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Marah Abdin, Sam Ade Jacobs, Ammar Ahmad Awan, Jyoti Aneja, Ahmed Awadallah, Hany Awadalla, Nguyen Bach, Amit Bahree, Arash Bakhtiari, Harkirat Behl(+77 more)

We introduce phi-3-mini, a 3.8 billion parameter language model trained on 3.3 trillion tokens, whose overall performance, as measured by both academic benchmarks and internal testing, rivals that of models such as Mixtral 8x7B and GPT-3.5 (e.g., phi-3-mini achieves 69% on MMLU and 8.38 on MT-bench), despite being small enough to be deployed on a phone. The innovation lies entirely in our dataset for training, a scaled-up version of the one used for phi-2, composed of heavily filtered web data and synthetic data. The model is also further aligned for robustness, safety, and chat format. We also provide some initial parameter-scaling results with a 7B and 14B models trained for 4.8T tokens, called phi-3-small and phi-3-medium, both significantly more capable than phi-3-mini (e.g., respectively 75% and 78% on MMLU, and 8.7 and 8.9 on MT-bench).

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Solving partial differential equations with deep learning makes it possible to reduce simulation times by multiple orders of magnitude and unlock scientific methods that typically rely on large numbers of sequential simulations, such as optimization and uncertainty quantification. Two of the largest challenges of adopting scientific AI for industrial problem settings is that training datasets must be simulated in advance and that neural networks for solving large-scale PDEs exceed the memory capabilities of current GPUs. We introduce a distributed programming API in the Julia language for simulating training data in parallel on the cloud and without requiring users to manage the underlying HPC infrastructure. In addition, we show that model-parallel deep learning based on domain decomposition allows us to scale neural networks for solving PDEs to commercial-scale problem settings and achieve above 90% parallel efficiency. Combining our cloud API for training data generation and model-parallel deep learning, we train large-scale neural networks for solving the 3D Navier-Stokes equation and simulating 3D CO2 flow in porous media. For the CO2 example, we simulate a training dataset based on a commercial carbon capture and storage (CCS) project and train a neural network for CO2 flow simulation on a 3D grid with over 2 million cells that is 5 orders of magnitudes faster than a conventional numerical simulator and 3,200 times cheaper.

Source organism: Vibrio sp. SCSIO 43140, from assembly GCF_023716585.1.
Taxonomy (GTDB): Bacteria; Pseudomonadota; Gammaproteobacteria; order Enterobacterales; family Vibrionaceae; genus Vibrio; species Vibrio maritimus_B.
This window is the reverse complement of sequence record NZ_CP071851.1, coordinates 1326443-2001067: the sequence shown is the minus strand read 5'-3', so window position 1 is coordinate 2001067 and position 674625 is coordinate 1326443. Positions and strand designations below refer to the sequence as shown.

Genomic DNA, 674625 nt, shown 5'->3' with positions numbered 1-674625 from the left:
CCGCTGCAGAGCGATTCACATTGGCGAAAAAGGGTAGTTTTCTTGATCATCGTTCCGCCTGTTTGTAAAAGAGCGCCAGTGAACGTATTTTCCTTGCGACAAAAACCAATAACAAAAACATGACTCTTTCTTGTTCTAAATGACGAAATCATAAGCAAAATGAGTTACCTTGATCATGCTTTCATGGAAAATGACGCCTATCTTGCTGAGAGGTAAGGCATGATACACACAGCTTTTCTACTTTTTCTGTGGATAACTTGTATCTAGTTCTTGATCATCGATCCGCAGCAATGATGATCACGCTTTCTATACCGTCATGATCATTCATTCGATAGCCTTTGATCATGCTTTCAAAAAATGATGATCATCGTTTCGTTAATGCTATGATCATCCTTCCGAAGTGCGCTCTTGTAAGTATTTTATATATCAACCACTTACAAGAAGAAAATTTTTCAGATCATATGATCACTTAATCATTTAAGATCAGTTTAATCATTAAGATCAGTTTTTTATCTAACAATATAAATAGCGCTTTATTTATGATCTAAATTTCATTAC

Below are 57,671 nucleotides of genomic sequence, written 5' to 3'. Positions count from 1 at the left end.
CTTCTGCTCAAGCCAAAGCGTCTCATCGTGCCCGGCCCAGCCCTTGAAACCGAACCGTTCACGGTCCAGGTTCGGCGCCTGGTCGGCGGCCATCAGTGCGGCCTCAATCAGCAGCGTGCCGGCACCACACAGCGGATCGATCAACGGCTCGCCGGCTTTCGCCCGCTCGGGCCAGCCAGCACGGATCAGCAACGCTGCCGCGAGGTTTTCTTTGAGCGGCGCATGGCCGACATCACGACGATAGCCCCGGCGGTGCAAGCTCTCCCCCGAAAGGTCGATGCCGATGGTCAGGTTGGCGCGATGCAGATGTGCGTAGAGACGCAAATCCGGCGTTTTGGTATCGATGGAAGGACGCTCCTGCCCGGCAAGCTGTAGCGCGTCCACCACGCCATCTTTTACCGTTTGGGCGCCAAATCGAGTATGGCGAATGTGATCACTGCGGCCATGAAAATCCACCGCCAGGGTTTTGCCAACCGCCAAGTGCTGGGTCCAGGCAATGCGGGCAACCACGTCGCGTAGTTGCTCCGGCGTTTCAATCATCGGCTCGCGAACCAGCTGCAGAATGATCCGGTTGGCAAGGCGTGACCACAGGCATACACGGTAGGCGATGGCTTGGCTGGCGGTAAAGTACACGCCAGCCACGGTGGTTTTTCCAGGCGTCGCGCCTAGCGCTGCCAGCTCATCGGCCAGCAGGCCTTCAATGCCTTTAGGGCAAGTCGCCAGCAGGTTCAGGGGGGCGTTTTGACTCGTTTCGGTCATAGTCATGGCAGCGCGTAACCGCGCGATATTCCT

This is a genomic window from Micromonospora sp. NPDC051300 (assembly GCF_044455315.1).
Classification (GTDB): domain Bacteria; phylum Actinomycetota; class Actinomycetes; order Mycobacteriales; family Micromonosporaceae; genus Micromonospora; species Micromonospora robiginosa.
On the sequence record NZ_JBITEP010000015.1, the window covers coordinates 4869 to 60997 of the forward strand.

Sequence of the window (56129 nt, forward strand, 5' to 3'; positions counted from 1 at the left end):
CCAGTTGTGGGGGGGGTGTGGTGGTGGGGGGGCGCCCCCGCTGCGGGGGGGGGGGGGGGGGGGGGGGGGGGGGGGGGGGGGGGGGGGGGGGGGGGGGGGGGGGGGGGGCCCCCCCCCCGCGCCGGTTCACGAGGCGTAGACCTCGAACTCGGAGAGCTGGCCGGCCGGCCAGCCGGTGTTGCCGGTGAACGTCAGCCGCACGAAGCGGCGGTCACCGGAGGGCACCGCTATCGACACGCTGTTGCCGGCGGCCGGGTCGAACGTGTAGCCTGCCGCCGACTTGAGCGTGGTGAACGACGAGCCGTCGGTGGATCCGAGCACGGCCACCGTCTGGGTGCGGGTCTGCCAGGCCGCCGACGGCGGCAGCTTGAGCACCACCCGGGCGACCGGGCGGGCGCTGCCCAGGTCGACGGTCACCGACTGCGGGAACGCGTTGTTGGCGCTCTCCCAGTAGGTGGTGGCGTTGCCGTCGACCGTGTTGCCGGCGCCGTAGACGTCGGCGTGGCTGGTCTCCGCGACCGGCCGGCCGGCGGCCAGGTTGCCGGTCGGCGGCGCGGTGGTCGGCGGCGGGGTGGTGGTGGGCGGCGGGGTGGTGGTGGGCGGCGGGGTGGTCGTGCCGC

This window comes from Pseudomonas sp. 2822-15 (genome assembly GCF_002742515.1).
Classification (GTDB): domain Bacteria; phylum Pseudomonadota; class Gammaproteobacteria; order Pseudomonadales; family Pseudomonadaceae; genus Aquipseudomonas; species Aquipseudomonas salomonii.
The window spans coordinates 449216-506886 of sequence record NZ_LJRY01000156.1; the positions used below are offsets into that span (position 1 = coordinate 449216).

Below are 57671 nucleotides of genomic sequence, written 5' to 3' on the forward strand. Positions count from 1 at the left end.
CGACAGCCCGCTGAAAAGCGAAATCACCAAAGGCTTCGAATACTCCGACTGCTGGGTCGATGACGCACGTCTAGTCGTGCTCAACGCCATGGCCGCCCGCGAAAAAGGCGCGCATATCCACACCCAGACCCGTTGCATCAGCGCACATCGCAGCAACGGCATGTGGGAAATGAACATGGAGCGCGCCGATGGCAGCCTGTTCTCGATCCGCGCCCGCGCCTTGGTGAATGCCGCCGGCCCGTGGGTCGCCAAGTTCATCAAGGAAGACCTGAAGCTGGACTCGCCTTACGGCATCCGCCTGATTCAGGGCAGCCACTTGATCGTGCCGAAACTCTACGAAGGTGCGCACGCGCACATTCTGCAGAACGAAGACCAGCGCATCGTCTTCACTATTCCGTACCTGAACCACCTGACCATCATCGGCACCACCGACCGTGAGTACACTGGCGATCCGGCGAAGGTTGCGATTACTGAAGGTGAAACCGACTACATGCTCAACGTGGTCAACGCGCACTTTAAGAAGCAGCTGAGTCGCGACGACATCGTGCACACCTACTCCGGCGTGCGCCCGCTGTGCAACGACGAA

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Thomas J. Grady II, Rishi Khan, Mathias Louboutin, Ziyi Yin, Philipp A. Witte, Ranveer Chandra, Russell J. Hewett, Felix J. Herrmann

Fourier neural operators (FNOs) are a recently introduced neural network architecture for learning solution operators of partial differential equations (PDEs), which have been shown to perform significantly better than comparable approaches based on convolutional networks. Once trained, FNOs can achieve speed-ups of multiple orders of magnitude over conventional numerical PDE solvers. However, due to the high dimensionality of their input data and network weights, FNOs have so far only been applied to two-dimensional or small three-dimensional problems. To remove this limited problem-size barrier, we propose a model-parallel version of FNOs based on domain-decomposition of both the input data and network weights. We demonstrate that our model-parallel FNO is able to predict time-varying PDE solutions of over 3.2 billions variables on Summit using up to 768 GPUs and show an example of training a distributed FNO on the Azure cloud for simulating multiphase CO$_2$ dynamics in the Earth's subsurface.

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Training deep neural networks (DNNs) in large-cluster computing environments is increasingly necessary, as networks grow in size and complexity. Local memory and processing limitations require robust data and model parallelism for crossing compute node boundaries. We propose a linear-algebraic approach to model parallelism in deep learning, which allows parallel distribution of any tensor in the DNN. Rather than rely on automatic differentiation tools, which do not universally support distributed memory parallelism models, we show that parallel data movement operations, e.g., broadcast, sum-reduce, and halo exchange, are linear operators, and by defining the relevant spaces and inner products, we manually develop the adjoint, or backward, operators required for gradient-based training of DNNs. We build distributed DNN layers using these parallel primitives, composed with sequential layer implementations, and demonstrate their application by building and training a distributed DNN using DistDL, a PyTorch and MPI-based distributed deep learning toolkit.

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